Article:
Sturgeon Moon – August

The fishing tribes are given credit for the naming of this moon, since sturgeon, a large fish of the Great Lakes and other major bodies of water, were most readily caught during this month. A few tribes knew it as the Red Moon because, as the Moon rises, it appears reddish through any sultry haze. It was also called the Green Corn Moon or Grain Moon.

Corn Moon or Harvest Moon – September

This full moon’s name is attributed to Native Americans because it marked when corn was supposed to be harvested. Most often, the September full moon is actually the Harvest Moon, which is the full Moon that occurs closest to the autumn equinox.

 Hunter’s Moon or Harvest Moon – October

This full Moon is often referred to as the Hunter’s Moon, Blood Moon, or Sanguine Moon. Many moons ago, Native Americans named this bright moon for obvious reasons. The leaves are falling from trees, the deer are fattened, and it’s time to begin storing up meat for the long winter ahead. Because the fields were traditionally reaped in late September or early October, hunters could easily see fox and other animals that come out to glean from the fallen grains.

Beaver Moon – November

This was the time to set beaver traps before the swamps froze, to ensure a supply of warm winter furs. Another interpretation suggests that the name Beaver Moon comes from the fact that the beavers are now actively preparing for winter. It is sometimes also referred to as the Frosty Moon.

The Long Nights Moon – December

During this month the winter cold fastens its grip, and nights are at their longest and darkest. The term Long Night Moon is a doubly appropriate name because the midwinter night is indeed long. It has also been called the Cold Moon.

Source: Farmer’s Almanac

These are great names, but I decided I would give the moon names an upgrade to fit life today…or at least my life. Here’s my version.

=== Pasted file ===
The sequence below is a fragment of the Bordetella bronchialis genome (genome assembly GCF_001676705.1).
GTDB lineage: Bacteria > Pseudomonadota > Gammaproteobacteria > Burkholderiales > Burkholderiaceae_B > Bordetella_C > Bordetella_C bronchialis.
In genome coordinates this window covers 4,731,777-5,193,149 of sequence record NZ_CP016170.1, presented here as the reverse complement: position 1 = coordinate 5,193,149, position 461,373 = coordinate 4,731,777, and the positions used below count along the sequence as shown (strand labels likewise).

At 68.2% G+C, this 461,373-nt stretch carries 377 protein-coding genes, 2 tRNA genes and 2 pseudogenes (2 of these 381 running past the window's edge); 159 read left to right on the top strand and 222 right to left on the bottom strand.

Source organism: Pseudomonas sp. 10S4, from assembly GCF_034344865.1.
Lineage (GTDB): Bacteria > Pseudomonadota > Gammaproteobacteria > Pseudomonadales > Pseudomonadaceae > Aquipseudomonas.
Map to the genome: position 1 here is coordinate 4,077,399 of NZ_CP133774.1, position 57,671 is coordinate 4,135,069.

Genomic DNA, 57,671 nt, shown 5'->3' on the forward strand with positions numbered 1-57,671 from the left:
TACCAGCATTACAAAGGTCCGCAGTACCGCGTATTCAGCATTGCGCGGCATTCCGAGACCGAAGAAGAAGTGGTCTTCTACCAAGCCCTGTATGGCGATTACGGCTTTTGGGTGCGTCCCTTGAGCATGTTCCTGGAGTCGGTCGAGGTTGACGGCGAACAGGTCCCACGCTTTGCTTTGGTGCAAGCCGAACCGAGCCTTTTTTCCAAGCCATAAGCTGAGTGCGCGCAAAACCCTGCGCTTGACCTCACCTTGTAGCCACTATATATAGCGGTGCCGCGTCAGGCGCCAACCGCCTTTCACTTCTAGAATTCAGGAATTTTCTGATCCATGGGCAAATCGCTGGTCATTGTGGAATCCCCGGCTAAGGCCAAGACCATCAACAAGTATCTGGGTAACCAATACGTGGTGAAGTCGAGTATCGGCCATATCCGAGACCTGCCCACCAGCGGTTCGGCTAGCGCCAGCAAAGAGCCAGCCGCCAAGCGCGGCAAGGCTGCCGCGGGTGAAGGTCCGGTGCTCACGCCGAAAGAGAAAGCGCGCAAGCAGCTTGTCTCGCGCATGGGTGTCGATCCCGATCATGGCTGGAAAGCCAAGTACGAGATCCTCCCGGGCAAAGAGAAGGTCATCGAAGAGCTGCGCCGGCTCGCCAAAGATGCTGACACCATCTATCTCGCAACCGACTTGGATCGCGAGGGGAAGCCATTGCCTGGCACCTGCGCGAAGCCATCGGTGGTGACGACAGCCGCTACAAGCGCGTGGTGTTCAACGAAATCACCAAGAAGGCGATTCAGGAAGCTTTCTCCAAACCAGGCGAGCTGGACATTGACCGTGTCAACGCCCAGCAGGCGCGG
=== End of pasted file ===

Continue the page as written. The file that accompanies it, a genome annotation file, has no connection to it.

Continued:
• Resolution  Moon – January
  • Crocus Moon – February
  • Bike Tuning Moon – March
  • Slush and Mud Moon – April
  • Mother’s Moon – May
  • Yippee Moon – June
  • Splash Moon – July
  • Mountain Climber’s Moon – August
  • New Pencil Moon – September
  • Creepy Pumpkin Moon – October
  • Thanksgiving Moon -November
  • Chaos Moon – December

I doubt the astronomy world will rename the full moon names on my account, but I’m going to think of each full moon differently now. They are now fun time markers shining on the treasures that each month brings.

People with Rabies

rabies

This guy has Rabies.

A homeless guy called me “cool” today. He said and I quote, “Only cool people appreciate the name of my dog.” His dog’s name is Rabies. He knew how much I appreciated the name by my reaction. I LOVE creativity and a bit of dark humor. And this pup is aptly  named.

Just one day after watching A Dog’s Purpose at the movie theater (spoiler alert: bring Kleenex), today I saw another dog with a purpose. A dog named Rabies loving his master. A master who many people treat like he has rabies, though neither of them do.

I love his sign, too. I think it is a sign we all should carry. Everyday.

Because isn’t that what we are…really? Ugly and broke. We are all imperfect. Yes, we may wash our hair and put on clean clothes in the morning, but let’s face it. His sign is our sign, too.

And aren’t we ALL traveling folks? We journey through this world looking for our next opportunity–whether it be a better job, a happiness fix, a loyal friend, or our next meal. We travel. We journey. We wander. And every now and then, if we are wise, we slow down enough to share in the joy of the struggle and break bread with other ugly, broken people along the way. Cool.